According to a UN document about the conference agenda cited by the Guardian, governments assembled in Rio will be asked to support 10 new “sustainable development” goals at the conference while pledging to build so-called “green economies.” But unlike at the 1992 Earth Summit, leaders will not be asked to ratify legally binding agreements — widely seen as an impossibility considering strong opposition to UN goals in key governmental bodies like the U.S. Senate, which must approve all treaties affecting America. Instead, “voluntary” pledges will be sought.
"Unsustainable development has increased the stress on the earth's limited natural resources, and on the carrying capacity of ecosystems,” claims the 20-page document quoted by the newspaper, celebrating “green” progress over the last 20 years but warning that more should be done. The report also said national governments had largely failed to meet the commitments made at the first Earth Summit.
“Food insecurity, climate change and biodiversity loss have adversely affected development gains,” the draft document added. “We are deeply concerned that around 1.4 billion people still live in extreme poverty and one sixth of the world's population is undernourished, pandemics are omnipresent threats."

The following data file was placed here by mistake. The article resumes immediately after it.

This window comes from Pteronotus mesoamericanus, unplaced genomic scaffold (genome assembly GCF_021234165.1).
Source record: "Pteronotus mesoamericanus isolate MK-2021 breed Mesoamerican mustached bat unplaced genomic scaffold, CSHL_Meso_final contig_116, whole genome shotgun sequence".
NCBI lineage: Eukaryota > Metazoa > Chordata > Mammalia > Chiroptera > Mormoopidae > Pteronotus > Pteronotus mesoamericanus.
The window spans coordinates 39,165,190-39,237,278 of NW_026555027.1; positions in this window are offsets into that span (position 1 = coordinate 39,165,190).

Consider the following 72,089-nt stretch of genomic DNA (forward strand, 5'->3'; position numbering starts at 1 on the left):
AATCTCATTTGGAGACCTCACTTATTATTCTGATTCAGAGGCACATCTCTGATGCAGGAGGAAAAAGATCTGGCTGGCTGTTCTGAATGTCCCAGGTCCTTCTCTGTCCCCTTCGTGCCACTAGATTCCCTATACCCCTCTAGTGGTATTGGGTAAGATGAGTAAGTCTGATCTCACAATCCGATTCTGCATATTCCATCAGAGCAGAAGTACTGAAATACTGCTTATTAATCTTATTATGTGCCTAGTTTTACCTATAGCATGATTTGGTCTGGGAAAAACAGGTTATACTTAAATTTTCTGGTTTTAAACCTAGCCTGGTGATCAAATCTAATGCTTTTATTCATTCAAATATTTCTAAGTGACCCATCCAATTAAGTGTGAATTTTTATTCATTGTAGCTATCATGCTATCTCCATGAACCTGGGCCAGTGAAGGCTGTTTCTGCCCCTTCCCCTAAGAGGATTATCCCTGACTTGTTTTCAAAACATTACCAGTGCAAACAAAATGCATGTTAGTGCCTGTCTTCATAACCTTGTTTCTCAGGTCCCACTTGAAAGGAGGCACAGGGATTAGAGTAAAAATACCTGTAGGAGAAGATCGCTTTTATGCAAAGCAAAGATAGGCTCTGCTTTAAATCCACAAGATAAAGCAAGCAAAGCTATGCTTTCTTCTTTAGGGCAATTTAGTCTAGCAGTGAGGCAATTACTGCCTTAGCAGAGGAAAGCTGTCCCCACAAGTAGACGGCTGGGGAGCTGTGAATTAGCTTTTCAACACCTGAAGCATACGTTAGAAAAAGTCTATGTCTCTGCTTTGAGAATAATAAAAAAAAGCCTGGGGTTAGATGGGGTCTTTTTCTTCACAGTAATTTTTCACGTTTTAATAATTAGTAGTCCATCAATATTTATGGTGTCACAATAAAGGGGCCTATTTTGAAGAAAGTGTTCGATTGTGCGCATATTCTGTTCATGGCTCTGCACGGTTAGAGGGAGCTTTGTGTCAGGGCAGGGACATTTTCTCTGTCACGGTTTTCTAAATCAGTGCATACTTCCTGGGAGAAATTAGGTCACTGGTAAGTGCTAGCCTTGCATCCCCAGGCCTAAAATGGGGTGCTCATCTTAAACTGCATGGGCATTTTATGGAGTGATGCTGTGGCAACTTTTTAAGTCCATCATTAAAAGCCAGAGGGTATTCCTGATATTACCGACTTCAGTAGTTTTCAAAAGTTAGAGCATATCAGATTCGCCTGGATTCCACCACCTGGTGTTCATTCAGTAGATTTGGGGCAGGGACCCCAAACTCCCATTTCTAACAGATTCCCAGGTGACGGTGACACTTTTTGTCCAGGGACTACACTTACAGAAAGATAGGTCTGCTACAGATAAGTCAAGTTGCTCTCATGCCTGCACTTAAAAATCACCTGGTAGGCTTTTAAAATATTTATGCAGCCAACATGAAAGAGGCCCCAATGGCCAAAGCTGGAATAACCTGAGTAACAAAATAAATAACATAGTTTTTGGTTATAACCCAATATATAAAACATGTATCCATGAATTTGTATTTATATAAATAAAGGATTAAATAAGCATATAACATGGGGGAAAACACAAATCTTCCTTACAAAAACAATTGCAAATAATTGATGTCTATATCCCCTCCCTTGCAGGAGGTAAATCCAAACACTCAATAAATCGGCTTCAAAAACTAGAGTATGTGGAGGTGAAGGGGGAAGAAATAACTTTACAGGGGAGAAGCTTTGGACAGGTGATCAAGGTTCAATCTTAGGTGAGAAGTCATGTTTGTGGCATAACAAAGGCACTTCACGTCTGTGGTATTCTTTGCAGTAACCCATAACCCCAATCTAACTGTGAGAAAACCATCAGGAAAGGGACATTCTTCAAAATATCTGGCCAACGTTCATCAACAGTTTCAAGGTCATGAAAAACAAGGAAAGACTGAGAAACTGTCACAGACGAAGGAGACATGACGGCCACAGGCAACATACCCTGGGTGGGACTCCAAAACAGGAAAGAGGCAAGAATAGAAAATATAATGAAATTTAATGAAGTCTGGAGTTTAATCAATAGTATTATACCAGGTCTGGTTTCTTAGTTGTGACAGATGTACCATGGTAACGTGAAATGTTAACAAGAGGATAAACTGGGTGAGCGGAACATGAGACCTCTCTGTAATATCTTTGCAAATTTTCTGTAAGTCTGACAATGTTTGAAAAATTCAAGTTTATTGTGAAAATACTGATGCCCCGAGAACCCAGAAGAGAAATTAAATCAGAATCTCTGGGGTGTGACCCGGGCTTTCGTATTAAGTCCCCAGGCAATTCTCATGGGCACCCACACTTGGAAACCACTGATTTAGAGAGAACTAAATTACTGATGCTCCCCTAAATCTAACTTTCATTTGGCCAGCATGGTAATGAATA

At the Rio+20 summit, the world’s national governments will be asked to erect a new international mechanism dealing with oceans, establish a major new global environment agency while beefing up existing bodies, appoint an “ombudsman” for future generations, and agree to an annual “State of the Planet” proclamation, according to information obtained by the left-leaning British newspaper. But the agenda could change over the next five months as governments haggle over the details.
Another one of the key goals at this year’s summit will be to get the private sector to increase its support for sustainability efforts, according to reports. But that should not be a tough task; senior executives with major firms have already told The New American that their companies are rallying behind “sustainability” all the way.
The UN CSD and the Earth Summit 2012 will take place in Rio de Janeiro from June 20 to June 22. The gathering is expected to attract high-level representatives from every major government in the world, countless special interest groups, top corporations, lobbyists, and reporters from around the globe.
Photo: Rio de Janeiro